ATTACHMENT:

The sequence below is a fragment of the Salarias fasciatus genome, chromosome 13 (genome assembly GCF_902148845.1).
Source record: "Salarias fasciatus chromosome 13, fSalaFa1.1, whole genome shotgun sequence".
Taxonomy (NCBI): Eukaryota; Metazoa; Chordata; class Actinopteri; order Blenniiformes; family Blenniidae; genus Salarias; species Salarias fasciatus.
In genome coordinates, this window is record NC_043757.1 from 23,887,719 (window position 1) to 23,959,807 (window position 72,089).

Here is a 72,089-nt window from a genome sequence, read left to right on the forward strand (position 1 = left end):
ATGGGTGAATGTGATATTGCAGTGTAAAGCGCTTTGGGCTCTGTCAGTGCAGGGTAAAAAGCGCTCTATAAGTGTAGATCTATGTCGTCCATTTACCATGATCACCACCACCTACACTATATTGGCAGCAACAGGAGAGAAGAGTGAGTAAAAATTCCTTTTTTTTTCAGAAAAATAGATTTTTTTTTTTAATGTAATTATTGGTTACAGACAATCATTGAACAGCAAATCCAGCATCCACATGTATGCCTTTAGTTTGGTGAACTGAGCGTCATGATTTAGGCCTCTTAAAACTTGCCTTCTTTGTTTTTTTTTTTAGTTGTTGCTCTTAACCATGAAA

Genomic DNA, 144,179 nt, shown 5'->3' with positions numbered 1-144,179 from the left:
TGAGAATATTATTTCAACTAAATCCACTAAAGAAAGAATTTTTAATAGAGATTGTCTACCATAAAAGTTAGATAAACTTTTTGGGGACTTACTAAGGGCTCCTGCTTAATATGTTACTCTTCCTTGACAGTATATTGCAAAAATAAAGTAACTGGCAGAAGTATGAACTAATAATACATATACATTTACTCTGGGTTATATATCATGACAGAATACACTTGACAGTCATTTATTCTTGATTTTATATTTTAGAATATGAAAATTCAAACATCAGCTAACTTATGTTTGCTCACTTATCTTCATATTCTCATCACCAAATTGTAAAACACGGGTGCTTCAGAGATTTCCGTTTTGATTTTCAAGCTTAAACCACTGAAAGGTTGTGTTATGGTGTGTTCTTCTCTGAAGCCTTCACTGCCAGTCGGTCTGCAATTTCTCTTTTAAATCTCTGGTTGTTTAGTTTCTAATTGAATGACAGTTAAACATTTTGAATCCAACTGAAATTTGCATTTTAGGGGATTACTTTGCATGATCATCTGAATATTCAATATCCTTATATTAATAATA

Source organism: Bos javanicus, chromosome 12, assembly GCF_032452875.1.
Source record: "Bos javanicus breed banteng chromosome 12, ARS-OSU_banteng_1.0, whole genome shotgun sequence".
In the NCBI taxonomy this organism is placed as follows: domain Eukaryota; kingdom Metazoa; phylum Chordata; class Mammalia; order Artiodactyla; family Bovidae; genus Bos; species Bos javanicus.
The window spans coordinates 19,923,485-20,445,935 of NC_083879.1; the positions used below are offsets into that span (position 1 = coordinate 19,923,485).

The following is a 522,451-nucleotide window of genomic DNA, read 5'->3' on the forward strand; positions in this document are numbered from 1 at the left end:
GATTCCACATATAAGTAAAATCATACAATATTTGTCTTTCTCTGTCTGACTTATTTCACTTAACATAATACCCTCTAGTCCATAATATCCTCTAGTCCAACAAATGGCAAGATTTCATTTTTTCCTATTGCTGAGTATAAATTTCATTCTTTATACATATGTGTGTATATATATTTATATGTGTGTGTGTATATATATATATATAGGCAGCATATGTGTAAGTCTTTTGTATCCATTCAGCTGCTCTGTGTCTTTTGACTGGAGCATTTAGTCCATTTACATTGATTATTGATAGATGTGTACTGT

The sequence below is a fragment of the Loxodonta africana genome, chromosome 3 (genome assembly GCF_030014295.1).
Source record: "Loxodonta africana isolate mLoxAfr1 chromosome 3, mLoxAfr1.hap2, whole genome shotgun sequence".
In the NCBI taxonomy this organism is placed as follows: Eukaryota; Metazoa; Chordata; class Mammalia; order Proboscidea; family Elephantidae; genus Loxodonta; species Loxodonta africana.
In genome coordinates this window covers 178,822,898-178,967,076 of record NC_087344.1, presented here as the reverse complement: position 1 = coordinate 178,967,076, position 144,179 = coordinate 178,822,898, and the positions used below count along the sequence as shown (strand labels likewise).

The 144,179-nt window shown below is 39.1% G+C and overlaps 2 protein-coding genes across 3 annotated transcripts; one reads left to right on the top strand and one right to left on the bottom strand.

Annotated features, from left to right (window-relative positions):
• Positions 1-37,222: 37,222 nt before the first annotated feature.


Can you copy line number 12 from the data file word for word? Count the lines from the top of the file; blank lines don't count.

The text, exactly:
The window spans coordinates 19,923,485-20,445,935 of NC_083879.1; the positions used below are offsets into that span (position 1 = coordinate 19,923,485).